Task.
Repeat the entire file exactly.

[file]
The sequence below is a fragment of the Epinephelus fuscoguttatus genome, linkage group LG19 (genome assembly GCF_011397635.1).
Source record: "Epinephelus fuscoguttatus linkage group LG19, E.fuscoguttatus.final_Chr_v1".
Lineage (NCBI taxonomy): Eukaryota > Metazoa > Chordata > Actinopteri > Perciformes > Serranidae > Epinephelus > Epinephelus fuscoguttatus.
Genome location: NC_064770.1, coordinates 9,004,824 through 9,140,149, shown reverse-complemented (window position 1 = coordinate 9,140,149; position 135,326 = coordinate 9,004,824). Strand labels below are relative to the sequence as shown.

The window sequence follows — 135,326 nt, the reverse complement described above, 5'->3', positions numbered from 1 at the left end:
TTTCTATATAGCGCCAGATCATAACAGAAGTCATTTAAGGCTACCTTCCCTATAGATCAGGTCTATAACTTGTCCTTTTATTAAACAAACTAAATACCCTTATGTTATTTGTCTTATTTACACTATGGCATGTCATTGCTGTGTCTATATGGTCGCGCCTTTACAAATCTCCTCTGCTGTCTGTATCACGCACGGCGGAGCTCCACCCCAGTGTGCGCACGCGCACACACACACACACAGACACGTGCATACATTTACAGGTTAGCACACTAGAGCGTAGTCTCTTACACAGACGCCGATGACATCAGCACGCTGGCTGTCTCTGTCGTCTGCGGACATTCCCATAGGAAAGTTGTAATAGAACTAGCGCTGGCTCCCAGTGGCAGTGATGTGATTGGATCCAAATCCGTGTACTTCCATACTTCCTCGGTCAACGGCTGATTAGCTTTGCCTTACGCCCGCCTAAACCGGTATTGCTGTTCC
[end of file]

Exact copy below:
The sequence below is a fragment of the Epinephelus fuscoguttatus genome, linkage group LG19 (genome assembly GCF_011397635.1).
Source record: "Epinephelus fuscoguttatus linkage group LG19, E.fuscoguttatus.final_Chr_v1".
Lineage (NCBI taxonomy): Eukaryota > Metazoa > Chordata > Actinopteri > Perciformes > Serranidae > Epinephelus > Epinephelus fuscoguttatus.
Genome location: NC_064770.1, coordinates 9,004,824 through 9,140,149, shown reverse-complemented (window position 1 = coordinate 9,140,149; position 135,326 = coordinate 9,004,824). Strand labels below are relative to the sequence as shown.

The window sequence follows — 135,326 nt, the reverse complement described above, 5'->3', positions numbered from 1 at the left end:
TTTCTATATAGCGCCAGATCATAACAGAAGTCATTTAAGGCTACCTTCCCTATAGATCAGGTCTATAACTTGTCCTTTTATTAAACAAACTAAATACCCTTATGTTATTTGTCTTATTTACACTATGGCATGTCATTGCTGTGTCTATATGGTCGCGCCTTTACAAATCTCCTCTGCTGTCTGTATCACGCACGGCGGAGCTCCACCCCAGTGTGCGCACGCGCACACACACACACACAGACACGTGCATACATTTACAGGTTAGCACACTAGAGCGTAGTCTCTTACACAGACGCCGATGACATCAGCACGCTGGCTGTCTCTGTCGTCTGCGGACATTCCCATAGGAAAGTTGTAATAGAACTAGCGCTGGCTCCCAGTGGCAGTGATGTGATTGGATCCAAATCCGTGTACTTCCATACTTCCTCGGTCAACGGCTGATTAGCTTTGCCTTACGCCCGCCTAAACCGGTATTGCTGTTCC